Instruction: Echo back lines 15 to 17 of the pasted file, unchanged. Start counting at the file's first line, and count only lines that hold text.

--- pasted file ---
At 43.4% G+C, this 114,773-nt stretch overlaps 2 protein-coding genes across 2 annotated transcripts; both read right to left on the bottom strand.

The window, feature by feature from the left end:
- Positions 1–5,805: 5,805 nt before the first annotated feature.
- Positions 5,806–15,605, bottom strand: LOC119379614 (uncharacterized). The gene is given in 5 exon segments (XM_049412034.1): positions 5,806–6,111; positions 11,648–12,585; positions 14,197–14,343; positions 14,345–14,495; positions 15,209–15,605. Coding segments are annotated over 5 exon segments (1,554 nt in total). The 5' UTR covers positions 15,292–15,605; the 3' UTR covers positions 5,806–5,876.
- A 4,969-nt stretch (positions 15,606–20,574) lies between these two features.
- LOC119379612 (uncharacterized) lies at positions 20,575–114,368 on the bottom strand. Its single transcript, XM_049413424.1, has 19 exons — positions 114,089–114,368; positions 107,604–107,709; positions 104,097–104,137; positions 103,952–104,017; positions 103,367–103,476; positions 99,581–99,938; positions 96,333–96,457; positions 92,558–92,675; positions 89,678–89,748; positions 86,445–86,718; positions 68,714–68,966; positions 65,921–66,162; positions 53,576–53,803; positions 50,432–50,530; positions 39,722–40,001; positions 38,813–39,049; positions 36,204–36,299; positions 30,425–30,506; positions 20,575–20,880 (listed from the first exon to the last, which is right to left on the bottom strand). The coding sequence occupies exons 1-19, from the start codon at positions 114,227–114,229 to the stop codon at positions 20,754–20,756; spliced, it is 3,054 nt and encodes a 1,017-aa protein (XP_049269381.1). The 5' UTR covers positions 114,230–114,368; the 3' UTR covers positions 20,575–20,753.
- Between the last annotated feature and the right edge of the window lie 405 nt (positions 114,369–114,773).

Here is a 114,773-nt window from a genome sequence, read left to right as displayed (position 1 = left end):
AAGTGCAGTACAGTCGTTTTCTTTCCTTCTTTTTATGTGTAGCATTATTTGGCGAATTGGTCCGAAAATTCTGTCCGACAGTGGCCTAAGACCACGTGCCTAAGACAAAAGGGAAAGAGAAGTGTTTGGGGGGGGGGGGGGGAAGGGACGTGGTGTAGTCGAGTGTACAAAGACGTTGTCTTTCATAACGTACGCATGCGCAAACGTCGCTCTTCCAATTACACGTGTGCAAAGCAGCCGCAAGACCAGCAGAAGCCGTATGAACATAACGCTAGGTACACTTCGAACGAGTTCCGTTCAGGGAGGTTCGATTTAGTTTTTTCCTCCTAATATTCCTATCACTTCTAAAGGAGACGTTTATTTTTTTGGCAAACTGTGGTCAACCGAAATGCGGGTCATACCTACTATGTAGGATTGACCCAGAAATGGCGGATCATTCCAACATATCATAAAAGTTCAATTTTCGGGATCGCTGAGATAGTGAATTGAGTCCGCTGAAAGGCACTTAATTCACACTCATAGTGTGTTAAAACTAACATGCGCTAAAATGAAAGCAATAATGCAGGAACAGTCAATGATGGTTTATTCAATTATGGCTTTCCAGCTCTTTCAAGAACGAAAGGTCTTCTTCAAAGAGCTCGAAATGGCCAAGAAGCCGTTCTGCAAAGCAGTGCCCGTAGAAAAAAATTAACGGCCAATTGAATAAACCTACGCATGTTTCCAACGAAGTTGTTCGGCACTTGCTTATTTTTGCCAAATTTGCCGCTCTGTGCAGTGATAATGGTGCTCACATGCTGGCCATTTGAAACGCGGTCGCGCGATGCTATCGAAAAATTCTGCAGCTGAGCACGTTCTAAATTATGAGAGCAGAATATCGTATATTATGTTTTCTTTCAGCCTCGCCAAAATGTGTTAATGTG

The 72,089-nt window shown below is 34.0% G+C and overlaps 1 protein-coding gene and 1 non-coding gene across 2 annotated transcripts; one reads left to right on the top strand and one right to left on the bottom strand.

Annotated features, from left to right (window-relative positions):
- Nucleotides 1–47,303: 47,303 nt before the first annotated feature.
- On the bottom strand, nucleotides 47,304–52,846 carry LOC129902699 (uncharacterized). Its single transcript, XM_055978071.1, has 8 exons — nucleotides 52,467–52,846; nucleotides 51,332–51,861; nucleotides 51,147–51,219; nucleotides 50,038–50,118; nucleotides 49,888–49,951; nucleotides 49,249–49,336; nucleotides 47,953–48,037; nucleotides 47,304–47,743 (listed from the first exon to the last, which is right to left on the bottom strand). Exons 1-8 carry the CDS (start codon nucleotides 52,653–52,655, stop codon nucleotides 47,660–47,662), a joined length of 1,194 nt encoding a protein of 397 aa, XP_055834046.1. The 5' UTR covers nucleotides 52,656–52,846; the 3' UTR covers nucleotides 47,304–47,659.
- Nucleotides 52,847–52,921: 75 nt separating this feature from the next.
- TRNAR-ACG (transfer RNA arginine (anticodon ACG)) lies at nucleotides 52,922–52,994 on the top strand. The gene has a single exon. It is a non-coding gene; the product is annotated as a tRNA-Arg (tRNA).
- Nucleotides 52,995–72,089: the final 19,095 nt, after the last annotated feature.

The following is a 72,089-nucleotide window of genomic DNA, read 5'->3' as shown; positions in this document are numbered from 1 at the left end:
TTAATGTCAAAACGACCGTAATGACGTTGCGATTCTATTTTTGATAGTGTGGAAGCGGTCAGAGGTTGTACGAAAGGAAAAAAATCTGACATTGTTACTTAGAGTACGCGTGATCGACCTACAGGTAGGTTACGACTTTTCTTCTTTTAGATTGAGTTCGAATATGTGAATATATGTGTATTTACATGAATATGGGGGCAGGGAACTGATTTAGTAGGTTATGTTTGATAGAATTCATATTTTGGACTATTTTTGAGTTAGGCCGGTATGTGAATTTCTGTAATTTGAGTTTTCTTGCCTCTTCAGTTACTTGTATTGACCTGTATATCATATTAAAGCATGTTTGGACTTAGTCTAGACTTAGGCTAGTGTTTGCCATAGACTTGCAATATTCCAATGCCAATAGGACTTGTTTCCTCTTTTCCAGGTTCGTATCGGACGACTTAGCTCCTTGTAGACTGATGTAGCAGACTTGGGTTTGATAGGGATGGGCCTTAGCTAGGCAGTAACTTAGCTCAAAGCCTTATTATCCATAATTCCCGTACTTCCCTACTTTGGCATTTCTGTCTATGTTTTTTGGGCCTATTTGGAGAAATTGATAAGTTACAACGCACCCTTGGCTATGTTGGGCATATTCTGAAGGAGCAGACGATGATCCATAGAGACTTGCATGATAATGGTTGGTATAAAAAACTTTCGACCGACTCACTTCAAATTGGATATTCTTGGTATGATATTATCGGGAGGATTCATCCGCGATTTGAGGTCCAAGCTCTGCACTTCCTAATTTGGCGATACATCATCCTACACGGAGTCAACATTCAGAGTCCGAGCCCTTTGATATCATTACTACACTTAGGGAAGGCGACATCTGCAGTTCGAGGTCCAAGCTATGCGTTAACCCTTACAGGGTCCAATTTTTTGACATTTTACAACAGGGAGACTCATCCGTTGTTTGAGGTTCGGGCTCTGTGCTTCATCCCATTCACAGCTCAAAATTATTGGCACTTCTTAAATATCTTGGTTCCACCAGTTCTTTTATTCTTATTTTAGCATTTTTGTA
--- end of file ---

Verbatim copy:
- TRNAR-ACG (transfer RNA arginine (anticodon ACG)) lies at nucleotides 52,922–52,994 on the top strand. The gene has a single exon. It is a non-coding gene; the product is annotated as a tRNA-Arg (tRNA).
- Nucleotides 52,995–72,089: the final 19,095 nt, after the last annotated feature.

The following is a 72,089-nucleotide window of genomic DNA, read 5'->3' as shown; positions in this document are numbered from 1 at the left end: